On the 16th of November, the Slovak Embassy in Sofia held a solemn ceremony on the awarding of the High State awards of the Slovak Republic to three Bulgarians for their outstanding contributions to the protection of democracy and human rights in the country.

At the event, Mrs. Slávka Benková, an embassy employee, pointed out their contribution: "Today we have gathered to recall the 50th anniversary of the events in 1968 and first of all, the feat of the three Bulgarian History students at the Sofia University "St. Kliment Ohridski ", who in September and October 1968 prepared and distributed leaflets in Sofia and Plovdiv against the participation of Bulgaria in the aggression of the five armies of the Warsaw Pact, which trampled the democratic changes in Czechoslovakia. These were Alexander Dimitrov, Eduard Genov and Valentin Radev. Later the young people were traced by the State Security authorities, arrested and sentenced to several years in prison.

On the 4th of September 2018, on the occasion of the National Day of the Slovak Republic - the Constitution Day, Mr. Andreja Kisku, President of the Slovak Republic, signed decrees for the awarding of the Order of the White Double Cross III degree, civil division, to Alexander Dimitrov, Eduard Genov - posthumously and Valentin Radev - posthumously."

E. Mr. Manuel Korček, Ambassador Extraordinary and Plenipotentiary of the Slovak Republic to the Republic of Bulgaria, was authorized by the President to award the state awards. In his speech he stressed the importance of the events of 1968 and the merits of the three rewarded.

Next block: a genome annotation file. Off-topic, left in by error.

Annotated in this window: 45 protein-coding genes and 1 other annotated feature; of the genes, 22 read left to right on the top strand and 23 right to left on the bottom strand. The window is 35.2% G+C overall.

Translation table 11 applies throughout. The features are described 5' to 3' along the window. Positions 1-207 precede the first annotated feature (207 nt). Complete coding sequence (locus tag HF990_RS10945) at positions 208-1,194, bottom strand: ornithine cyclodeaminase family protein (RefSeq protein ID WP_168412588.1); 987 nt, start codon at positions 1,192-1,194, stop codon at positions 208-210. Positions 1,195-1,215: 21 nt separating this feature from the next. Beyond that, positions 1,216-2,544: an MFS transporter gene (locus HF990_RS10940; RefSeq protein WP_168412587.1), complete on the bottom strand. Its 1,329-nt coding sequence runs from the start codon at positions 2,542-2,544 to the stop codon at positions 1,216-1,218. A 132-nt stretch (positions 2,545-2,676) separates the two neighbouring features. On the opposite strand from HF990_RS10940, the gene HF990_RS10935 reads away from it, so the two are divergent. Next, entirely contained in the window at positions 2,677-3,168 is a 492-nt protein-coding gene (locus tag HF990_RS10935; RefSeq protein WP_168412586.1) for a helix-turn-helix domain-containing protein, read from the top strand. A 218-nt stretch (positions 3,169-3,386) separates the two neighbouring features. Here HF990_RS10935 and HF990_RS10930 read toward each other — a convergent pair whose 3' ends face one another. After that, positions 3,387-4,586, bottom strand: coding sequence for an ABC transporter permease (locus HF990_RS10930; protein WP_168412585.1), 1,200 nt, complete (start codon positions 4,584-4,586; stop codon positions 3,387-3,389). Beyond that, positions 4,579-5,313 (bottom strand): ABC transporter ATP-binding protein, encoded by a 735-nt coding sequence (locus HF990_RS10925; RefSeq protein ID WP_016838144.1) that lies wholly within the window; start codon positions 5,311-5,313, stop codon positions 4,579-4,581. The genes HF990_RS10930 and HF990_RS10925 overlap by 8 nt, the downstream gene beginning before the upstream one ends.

Recalling an event such as the occupation of Czechoslovakia by the Warsaw Pact troops, 50 years ago, is sad but still necessary. Those who have personally experienced this tragic time remember the experience of betrayal and hopelessness, a sense of frustration and loneliness. Then there was no way we could understand that we were not so hopelessly lonely. That somewhere in other countries where people live within the same non-freedom as us, they not only sympathize with us but are able to express their disagreement with the violation of human rights and freedom. And at the cost of their own freedom.

Alexander Dimitrov, Eduard Genov and Valentin Radev are young boys, students of History at the Sofia University, for which we did not know at the time. And though it has been a long time since, and two of them are unfortunately no longer among us, I am glad that today we can express to them and their families our gratitude and our recognition. I am glad that the story that these three men were following at that time was still on the side of the soldiers to defend freedom, righteousness and human dignity.

Dear guests,

Tomorrow in Slovakia, as well as in the Czech Republic, we will celebrate the National Day - the Day of the Fight for Freedom and Democracy. At the same time, this is the International Student Day, in memory of the students from the Prague higher schools, who in 1939 protested against the fascist occupation. The fascist regime punished their courage brutally - many were executed, others were sent to concentration camps. 50 years later, on the 16th of November 1989 in Bratislava and on the 17th of November in Prague, a new generation of students emerged in the streets. A force had been used against the Prague student procession. This is the beginning of the Gentle Revolution and the beginning of the end of the totalitarian regime. At that time in Czechoslovakia there were still Soviet occupation troops against which our rewarded have been protesting. It took 23 years for history to get on the side of the young Bulgarian students; the occupation ended in June 1991. The history of the three Bulgarian students still gives hope that, as the motto of the first Czechoslovak President Masarik said, the truth is winning.